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SA fielding expert keeps ball rolling for Afghanistan

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As Afghanistan takes on South Africa in the ICC Cricket World Cup, one person integrally involved with the team is likely to have mixed emotions, namely Afghanistan fielding coach South African Ryan Maron.

“I haven’t been involved in an international team against South Africa before,” he says. “I’m excited about it and maybe a little bit emotional, especially during the anthems. But I’m here to do my best for Afghanistan, and to get a win for us,” Maron says.

So far, he’s witnessed the Afghani team have an incredible 2023 50-over World Cup campaign in India.

In his third World Cup with Afghanistan, the team has won four out of its eight group games to stand a chance of qualifying for the semifinals for the first time. The only time Afghanistan previously won a World Cup game was in the 2015 World Cup against Scotland in Dunedin, New Zealand.

“The players love me in the team,” says Maron, who also served as Afghanistan fielding coach at the 2015 50-over World Cup in Australia and New Zealand, and the T20 World Cup last year in Australia. “They treat me with the utmost respect. They love my energy, they love my passion, they like the way I work. I’m a team player and I want to get my hands dirty and always be hands on deck. I’m pretty well respected among players and staff.”

Maron can see the belief the players have in themselves following their victories against reigning champions England, Pakistan, Sri Lanka, and the Netherlands at the ongoing World Cup. Maron says it was “heart wrenching to come close” to beating five-time champions Australia on Tuesday but losing by three wickets after a sensational double hundred by Glenn Maxwell.

Maron says there are no secrets behind Afghanistan’s good performance at the World Cup so far. “The players just do the fundamentals right and well. They are working with the right methods in the right way so they can perform on the international scene against top players around the world.”

He says the team has also progressed nicely thanks to the experience of head coach, Cape Town-born Jonathan Trott, who played for England between 2007 and 2015, winning the International Cricket Council; England and Wales Cricket Board; and Wisden Cricketer of the Year awards in 2011. “He’s using his playing experience over the years, and he was the number one player in the world at one stage,” Maron says. “He has influenced the players in the way they train and the way they practice.”

Maron’s journey with Afghanistan started in 2015, when the side’s then-head coach, Englishman Andy Moles, roped him in as fielding coach prior to the 2015 World Cup. “Then the coaching panel changed. Inzamam-ul-Haq came in and I wasn’t involved. I came back with them in 2017 as a fielding coach. Then from there, the West Indies national team asked me to come across to them.”

In 2019, he started working with Proteas legend Jonty Rhodes, travelling to about six countries to conduct high-performance coaching before being called back by Afghanistan in August 2022. He has also had spells as head coach of the University of Cape Town and Wynberg Boys’ High School, a fielding consultant for the Dolphins franchise in South Africa, and an assistant coach for the Quetta Gladiators franchise in Pakistan.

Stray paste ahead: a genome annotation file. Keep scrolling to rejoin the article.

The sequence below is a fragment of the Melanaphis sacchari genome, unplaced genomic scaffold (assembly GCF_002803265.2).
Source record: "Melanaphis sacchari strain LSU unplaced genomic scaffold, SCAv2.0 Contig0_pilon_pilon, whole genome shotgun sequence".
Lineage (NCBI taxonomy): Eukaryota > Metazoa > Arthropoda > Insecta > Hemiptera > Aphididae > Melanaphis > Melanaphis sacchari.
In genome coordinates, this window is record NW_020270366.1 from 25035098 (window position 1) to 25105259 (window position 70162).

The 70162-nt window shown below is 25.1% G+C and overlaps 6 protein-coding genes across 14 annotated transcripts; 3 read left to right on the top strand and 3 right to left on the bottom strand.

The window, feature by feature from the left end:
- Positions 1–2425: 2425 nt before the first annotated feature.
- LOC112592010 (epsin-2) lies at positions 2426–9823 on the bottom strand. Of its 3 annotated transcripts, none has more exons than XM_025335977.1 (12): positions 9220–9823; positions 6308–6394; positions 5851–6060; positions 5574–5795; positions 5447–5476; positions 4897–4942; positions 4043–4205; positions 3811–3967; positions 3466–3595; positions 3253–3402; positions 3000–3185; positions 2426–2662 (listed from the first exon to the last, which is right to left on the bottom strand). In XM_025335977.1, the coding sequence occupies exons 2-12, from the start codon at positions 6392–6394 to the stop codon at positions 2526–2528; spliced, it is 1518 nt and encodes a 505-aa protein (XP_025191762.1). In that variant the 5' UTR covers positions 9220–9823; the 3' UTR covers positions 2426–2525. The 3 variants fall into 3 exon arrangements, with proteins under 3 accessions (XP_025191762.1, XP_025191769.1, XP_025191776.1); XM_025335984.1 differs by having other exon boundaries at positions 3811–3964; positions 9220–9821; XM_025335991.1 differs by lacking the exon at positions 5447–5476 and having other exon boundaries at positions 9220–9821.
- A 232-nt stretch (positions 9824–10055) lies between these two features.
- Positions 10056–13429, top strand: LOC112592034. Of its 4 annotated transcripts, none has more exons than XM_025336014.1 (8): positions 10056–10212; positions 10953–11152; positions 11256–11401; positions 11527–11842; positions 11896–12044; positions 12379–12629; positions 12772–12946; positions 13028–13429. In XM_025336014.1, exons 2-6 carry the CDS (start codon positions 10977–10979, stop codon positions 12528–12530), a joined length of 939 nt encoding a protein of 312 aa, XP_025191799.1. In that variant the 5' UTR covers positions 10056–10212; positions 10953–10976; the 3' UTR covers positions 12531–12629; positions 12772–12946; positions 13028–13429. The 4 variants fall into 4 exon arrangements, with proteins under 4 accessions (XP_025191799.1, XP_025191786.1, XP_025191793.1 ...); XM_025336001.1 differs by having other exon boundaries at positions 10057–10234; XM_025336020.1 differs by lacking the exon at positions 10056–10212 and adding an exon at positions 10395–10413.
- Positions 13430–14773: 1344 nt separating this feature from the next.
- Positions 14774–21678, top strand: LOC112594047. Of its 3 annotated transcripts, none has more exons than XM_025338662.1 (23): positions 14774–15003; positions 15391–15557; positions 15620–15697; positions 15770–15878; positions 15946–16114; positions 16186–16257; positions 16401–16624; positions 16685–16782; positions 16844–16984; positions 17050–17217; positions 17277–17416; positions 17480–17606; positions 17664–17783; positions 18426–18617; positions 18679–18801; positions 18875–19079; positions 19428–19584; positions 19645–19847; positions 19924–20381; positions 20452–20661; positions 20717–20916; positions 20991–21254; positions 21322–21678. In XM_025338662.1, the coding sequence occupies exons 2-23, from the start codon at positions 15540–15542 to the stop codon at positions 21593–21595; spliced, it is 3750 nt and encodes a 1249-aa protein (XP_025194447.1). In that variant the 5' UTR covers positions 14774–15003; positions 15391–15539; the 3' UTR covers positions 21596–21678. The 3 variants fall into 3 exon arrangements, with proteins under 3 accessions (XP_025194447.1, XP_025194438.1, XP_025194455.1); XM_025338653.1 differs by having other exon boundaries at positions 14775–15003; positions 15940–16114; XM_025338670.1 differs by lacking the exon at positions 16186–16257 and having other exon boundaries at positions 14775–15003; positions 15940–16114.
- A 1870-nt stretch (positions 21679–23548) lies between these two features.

Maron says his speciality, fielding, is an important part of the game. “Players spend most of their time fielding. Many games are lost or won with good fielding.” He also focuses on stats and “all the information during the game – where we can get better and where we’re slacking. Obviously, I have the other coaches assist me with the drills that I want to do with the players. But I try to chip in wherever I can with positive energy and my experiences as a player playing around the world and in provincial cricket.”

He says the World Cup has been “special” in “cricket-mad” India. “Wherever we go, fans want to meet and take photos of the players. The crowds have been amazing, and support for the Afghanistan team has been excellent.”

Maron says the team is in its seventh different city since arriving in India about six weeks ago. They stay in five-star hotels and streets are closed off when they travel on their team bus. “We also fly on charter aircraft.”

Maron, whose father was a good cricketer, attended Grove Primary School and Rondebosch Boys’ High School. In addition to playing football and rugby, Maron played cricket for Western Province at school and went on to be a player-coach in England, Denmark, and the Netherlands.

“I won several trophies with different clubs in those countries,” he says. “In 1997, I was selected for the National Cricket Academy, which had the best up-and-coming cricketers who could go on to represent South Africa. Unfortunately, I didn’t go on to represent South Africa. But I was blessed to get the opportunity to travel around the world and play provincial cricket for Western Province senior side among people like Jacques Kallis and other Proteas.”

Cricket has taken Maron to many countries, but the downside is being away from his wife and children, the latter still at school. He has never been to Afghanistan, as the team’s headquarters and home matches are in the United Arab Emirates (UAE).

Maron says playing in different leagues around the world has enhanced the cricket of Afghanistan players such as Rashid Khan, who plays in the SA20 and other global leagues. “It shows them the wider world,” Maron says. “A lot of our players also live in the UAE or London. The players who aren’t in the Premier League stage do stay in Afghanistan. There are high-performance academies around Afghanistan. Afghanistan is a cricket-loving country and it’s great for the country when we get these wins. The celebrations go on throughout the night.”

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